“The Brilliant Wickedness of Oprah”
My friend and Commonweal contributor, Anthony Domestico, alerted me to this interview with Yale religious studies professor, Kathryn Lofton, who has a new book coming out March 4 analyzing Oprah through the lens of American religious history. The book is called Oprah: The Gospel of an Icon, and it argues that Oprah has created and embodied her own brand of modern spirituality based on the idea that the “narrative of personal discomfort” can be profitable if it is only turned into a historical commodity. This is to say that the suffering of a human spirit in history can bring salvation by innocently giving itself over to a dysfunctional human economy. Sound familiar? It’s a Jesus story for the late capitalist.
The message seems to be that if you master the discipline of virtuous consumption, you too might have the opportunity, in an ironic twist, to give your “self” over to the very market you have just transcended, thus serving to elevate the crass world that once oppressed you. This, of course, is Oprah’s own narrative. After achieving success in the seedy world of daytime television, she was able, through personal conversion and discipline, to offer her “self,” her own life story (along with a few of her “favorite things”) for the betterment of her followers. Having thus died to the world, she was able to rise again as “O,” the transcendent Other of late capitalism that simultaneously serves as its judge and sanctifier. And, now that the sun is setting on her show, the cross from which she has instructed her disciples, her work is accomplished as her ghost is given over to, reintegrated, and installed at the right hand of the One from whom she was begotten. She will now serve her friends by giving them a community of their OWN to ensure that this day they will be with her Father in Television. As Lofton says,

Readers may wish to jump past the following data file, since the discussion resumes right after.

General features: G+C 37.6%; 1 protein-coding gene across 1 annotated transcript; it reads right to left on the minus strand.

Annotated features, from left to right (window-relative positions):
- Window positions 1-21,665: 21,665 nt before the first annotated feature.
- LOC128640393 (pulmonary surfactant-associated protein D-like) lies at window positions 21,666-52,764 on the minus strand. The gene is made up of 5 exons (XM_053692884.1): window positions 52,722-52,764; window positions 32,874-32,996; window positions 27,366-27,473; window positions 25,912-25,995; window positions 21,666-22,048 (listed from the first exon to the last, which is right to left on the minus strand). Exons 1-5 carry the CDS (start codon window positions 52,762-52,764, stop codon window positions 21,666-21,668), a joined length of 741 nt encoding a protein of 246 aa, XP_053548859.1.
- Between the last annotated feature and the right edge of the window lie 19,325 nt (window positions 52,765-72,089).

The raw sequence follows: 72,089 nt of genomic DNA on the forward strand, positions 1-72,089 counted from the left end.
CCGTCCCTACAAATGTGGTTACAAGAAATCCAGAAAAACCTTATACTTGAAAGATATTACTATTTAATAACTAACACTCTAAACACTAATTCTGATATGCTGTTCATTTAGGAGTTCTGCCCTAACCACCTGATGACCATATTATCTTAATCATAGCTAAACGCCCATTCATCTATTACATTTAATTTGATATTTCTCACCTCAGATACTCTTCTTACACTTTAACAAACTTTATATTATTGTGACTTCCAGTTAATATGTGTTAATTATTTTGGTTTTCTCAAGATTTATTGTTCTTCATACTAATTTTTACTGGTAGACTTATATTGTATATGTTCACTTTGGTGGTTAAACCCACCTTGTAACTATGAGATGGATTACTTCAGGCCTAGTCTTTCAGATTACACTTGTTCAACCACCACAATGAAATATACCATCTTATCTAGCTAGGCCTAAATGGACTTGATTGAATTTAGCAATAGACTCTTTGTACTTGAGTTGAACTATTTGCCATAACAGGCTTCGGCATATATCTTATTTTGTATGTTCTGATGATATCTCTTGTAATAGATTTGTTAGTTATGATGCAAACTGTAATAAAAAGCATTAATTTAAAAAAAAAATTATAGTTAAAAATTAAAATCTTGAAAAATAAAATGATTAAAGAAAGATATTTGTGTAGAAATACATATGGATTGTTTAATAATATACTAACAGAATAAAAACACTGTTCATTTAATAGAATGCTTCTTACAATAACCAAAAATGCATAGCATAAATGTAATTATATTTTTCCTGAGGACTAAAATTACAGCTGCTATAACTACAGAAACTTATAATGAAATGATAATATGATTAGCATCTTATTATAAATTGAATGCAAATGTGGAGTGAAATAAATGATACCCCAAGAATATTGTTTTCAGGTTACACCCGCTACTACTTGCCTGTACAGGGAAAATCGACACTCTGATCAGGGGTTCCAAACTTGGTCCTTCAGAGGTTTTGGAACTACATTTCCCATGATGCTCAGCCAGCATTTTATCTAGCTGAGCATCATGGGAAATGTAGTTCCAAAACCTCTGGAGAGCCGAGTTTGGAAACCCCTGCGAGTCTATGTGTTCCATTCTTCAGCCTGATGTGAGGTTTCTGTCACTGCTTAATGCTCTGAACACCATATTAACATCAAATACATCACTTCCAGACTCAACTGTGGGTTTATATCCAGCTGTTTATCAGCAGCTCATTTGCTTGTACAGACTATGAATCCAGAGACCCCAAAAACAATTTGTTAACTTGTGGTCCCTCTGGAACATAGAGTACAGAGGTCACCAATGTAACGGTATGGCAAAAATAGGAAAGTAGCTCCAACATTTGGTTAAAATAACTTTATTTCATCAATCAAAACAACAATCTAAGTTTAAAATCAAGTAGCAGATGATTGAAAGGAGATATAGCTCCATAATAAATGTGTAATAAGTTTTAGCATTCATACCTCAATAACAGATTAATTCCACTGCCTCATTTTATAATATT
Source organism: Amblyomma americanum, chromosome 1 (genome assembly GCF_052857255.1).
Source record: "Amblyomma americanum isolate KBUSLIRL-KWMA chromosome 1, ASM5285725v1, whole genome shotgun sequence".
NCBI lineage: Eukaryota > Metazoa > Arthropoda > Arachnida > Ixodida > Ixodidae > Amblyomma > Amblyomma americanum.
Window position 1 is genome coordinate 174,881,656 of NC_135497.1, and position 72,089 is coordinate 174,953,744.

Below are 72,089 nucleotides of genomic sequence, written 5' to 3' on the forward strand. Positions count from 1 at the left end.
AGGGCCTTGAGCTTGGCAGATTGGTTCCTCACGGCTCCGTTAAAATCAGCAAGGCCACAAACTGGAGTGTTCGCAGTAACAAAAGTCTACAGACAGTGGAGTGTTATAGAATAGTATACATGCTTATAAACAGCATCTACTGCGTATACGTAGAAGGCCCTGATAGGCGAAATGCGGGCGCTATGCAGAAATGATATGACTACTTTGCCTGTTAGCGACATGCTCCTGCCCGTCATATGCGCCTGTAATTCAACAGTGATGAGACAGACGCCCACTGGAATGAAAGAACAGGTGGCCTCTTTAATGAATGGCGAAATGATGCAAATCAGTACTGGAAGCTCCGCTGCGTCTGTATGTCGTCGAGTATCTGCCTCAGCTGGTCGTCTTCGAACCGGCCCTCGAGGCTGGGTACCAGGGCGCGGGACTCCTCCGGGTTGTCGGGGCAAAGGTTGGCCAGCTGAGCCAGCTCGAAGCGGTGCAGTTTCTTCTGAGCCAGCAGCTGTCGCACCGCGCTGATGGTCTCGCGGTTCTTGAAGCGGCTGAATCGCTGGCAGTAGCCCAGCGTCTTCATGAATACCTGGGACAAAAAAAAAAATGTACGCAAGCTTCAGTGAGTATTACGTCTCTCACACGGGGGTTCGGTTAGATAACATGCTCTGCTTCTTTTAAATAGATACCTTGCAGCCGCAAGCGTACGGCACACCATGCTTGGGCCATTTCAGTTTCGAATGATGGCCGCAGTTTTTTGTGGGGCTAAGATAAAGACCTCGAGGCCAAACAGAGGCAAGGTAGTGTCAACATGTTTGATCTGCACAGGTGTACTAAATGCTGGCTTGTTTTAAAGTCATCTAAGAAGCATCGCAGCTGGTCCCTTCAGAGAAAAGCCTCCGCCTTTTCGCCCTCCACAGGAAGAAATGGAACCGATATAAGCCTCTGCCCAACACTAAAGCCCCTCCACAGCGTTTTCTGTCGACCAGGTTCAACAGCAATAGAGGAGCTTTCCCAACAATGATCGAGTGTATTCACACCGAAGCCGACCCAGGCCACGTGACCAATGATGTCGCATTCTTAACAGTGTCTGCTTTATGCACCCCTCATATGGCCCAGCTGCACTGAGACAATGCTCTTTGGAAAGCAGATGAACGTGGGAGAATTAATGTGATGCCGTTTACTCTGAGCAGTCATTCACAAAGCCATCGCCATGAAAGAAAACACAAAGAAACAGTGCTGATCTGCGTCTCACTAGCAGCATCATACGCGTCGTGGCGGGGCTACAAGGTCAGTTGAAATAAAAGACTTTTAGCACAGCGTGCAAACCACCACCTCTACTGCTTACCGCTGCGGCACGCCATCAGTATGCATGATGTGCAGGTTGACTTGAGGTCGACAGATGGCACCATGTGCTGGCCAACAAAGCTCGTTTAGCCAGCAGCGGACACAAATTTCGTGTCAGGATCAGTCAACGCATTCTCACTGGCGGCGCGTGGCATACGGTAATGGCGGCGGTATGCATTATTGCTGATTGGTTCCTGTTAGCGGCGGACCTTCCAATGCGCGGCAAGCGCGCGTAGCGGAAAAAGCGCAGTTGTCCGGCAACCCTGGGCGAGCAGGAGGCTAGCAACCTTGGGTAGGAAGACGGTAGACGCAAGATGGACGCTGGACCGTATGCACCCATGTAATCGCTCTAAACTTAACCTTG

Now she is conjuring the very network that will represent, I would argue, the future of the way networks will be construed. Even as her physical self slowly evaporates, she becomes increasingly an icon, a brand. One Oprah will fade, and another Oprah will strengthen and redact, with her physicality dissolving to an eventual brand “O.” That kind of programming for the self—which seems highly particularized, but of course prescribes its own particularization—is the genius of Oprah Winfrey.
Of course, this is the worst kind of idolatry. It does not radically transform the particular by creating something truly new, but it simply pours new wine into old wineskins by claiming to elevate the particular as it really is. The genius, of course, is that Oprah finds ways to repackage the old as something new by creating a kind of pagan ritual in and through which the same old commodity is imbued with a new meaning. She first did this with her own show, as Lofton explains, not by changing the actual content, but by reciting a new incantation over it. Lofton writes, quoting Oprah:
“Originally our goal was to uplift, enlighten, encourage, and entertain through the medium of television,” Winfrey explained. “Now our mission … is to use television to transform people’s lives, to make viewers see themselves differently, and to bring happiness and a sense of fulfillment into every home. [...] I am talking about each individual coming to the awareness that, ‘I am Creation’s son. I am Creation’s daughter. I am more than my physical self. I am more than this job that I do. I am more than the external definitions I have given myself. … These roles are all extensions of who I define myself to be, but ultimately I am Spirit come from the greatest Spirit. I am Spirit.” Much of the content for her show stayed the same, as celebrities continued to sell their films, mothers continued to weep about their wayward daughters, and amazing pets still strutted their special stuff. Now, though, it was enchanted with a straight-backed righteousness of the spiritually assured.